Stars frontman Torquil Campbell brings one-man show to Montreal

Montreal's Centaur Theatre will be presenting the play True Crime this month, retracing the steps of a German con man who passed himself off as a long-lost descendant of the Rockefeller family.

True Crime tells real story of a con man who passed himself off as a Rockefeller

Torquil Campbell, Stars frontman and actor/playwright, performs in his one-man show, True Crime. (Centaur Theatre)

Music fans will recognize the star and co-creator of True Crime as the frontman for the longstanding Montreal indie band, Stars.

But Torquil Campbell is also a theatre artist who has landed bit parts in television series like Law & Order and Sex and the City — he's even shared an off-Broadway stage with Philip Seymour Hoffman.

Now, Campbell's one-man show is stopping at Montreal's Centaur Theatre, after a cross-country tour that saw stops at the Stratford festival and at venues in Calgary and Toronto.

True Crime tells the story of a German con artist by the name of Christian Karl Gerhartsreiter, who passed himself off as an English Lord and, later, a descendant of the Rockefeller family.

"It's kind of breathtaking," said Campbell, of the web of lies that Gerhartsreiter constructed to keep his real identity a secret.

Christian Karl Gerhartsreiter, who spent decades posing as an heir to the fabled Rockefeller oil fortune and using other identities, was found guilty in 2010 of first-degree murder. ((AP Photo/San Gabriel Valley Tribune, Walter Mancini))

The fantasy couldn't last forever, though. In 2008, Gerhartsreiter was arrested for kidnapping and murder, and is currently serving prison time at the San Quentin State Prison in California, where he will be eligible for parole by 2030. 

Gerhartsreiter has always maintained his innocence on the murder charge.

"He essentially invented himself under a number of guises," explained Campbell. Much like the central character in the 2002 film Catch Me if You Can, played by Leonardo DiCaprio, "he had all kinds of personas."

Campbell told CBC's All in a Weekend that his interest in Gerhartsreiter's story was sparked by a number of similarities he perceived between himself and this convicted criminal.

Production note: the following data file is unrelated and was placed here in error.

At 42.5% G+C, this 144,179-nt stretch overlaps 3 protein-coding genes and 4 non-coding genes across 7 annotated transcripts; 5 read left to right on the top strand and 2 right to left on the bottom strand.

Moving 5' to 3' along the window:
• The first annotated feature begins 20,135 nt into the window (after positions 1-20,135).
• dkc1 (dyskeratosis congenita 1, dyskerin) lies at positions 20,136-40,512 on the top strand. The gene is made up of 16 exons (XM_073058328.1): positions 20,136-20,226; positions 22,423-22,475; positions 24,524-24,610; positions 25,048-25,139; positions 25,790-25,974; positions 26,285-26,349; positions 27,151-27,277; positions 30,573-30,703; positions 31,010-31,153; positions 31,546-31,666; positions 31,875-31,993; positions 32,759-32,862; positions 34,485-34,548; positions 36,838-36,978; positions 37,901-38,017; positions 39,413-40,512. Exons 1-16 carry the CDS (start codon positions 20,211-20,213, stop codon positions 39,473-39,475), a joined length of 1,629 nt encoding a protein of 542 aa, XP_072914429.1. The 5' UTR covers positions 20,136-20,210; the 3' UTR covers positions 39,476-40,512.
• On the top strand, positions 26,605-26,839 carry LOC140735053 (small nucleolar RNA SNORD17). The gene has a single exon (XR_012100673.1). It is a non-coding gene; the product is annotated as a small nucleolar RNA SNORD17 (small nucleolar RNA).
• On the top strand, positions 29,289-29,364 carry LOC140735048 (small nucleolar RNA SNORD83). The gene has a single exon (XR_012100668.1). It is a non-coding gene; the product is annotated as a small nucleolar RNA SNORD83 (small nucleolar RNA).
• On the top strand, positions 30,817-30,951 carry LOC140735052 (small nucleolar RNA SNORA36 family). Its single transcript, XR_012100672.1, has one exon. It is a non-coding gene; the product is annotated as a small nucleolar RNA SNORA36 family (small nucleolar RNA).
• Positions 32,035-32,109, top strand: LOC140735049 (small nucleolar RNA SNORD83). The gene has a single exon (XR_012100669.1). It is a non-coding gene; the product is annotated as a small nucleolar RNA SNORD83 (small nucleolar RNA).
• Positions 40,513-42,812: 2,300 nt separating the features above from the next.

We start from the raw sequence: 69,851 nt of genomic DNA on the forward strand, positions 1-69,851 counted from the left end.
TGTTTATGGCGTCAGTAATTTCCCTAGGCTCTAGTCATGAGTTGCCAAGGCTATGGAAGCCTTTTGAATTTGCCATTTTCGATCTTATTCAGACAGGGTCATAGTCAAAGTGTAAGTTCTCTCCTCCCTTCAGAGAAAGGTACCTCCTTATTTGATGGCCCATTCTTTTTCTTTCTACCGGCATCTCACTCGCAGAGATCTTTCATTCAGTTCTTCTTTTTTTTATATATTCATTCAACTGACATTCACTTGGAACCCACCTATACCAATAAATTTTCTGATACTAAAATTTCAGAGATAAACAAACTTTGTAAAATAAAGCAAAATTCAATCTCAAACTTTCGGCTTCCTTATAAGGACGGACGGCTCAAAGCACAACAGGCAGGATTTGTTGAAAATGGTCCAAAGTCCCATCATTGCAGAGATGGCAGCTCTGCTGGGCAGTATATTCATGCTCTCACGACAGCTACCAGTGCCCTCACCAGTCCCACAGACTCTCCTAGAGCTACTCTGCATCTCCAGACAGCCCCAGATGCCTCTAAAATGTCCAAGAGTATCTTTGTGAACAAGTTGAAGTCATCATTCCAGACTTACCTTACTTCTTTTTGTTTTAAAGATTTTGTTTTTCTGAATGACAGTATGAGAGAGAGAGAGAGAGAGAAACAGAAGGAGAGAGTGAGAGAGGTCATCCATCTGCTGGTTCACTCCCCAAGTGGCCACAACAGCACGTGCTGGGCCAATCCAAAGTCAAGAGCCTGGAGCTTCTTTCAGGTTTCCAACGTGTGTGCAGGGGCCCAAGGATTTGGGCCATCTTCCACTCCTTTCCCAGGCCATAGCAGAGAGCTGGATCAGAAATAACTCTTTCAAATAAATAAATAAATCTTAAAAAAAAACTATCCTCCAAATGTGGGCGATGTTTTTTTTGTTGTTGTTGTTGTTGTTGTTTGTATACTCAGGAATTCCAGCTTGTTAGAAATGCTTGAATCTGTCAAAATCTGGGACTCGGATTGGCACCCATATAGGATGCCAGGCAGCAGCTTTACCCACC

"We dress alike. We wear the same glasses," Campbell joked. "I discovered that we share many things in common."

Campbell's family, originally from Boston, even has a connection to the real Rockefellers​ — his mother worked as a nanny for the illustrious, reclusive family.

"I became obsessed with the idea that there was someone out there trying to live my life, and so I thought 'What if I try to live his?'"

The 'high-wire act'

Campbell co-wrote the play with Chris Abraham and collaborated on the music and sound design with Julian Brown. He said that as a musician, "music inevitably creeps in."

The show itself is based on a wealth of interviews and news coverage of Gerhartsreiter's trial, and Campbell described the tone of the performance as being akin to "watching a live podcast" but with the "high-wire act" energy of theatre.

The play has toured Canada, formerly under the name The Rockefeller Project. (CBC Arts)

While he's a seasoned performer in theatre and music, he said the two experiences couldn't be more different, especially playing a role that's all about deception, and building trust with the audience.

"When you play a rock show, people have heard the records. They come, they sing along. It's a communion, it's an affirmation. They cheer as soon as you walk onstage."

"In the theatre, you start a new religion every night. In walks a bunch of unbelievers and you have to make them believe in this world."

True Crime, from Crow's Theatre, plays at the Centaur Theatre in Montreal through January 27.

With files from CBC Montreal's All in a Weekend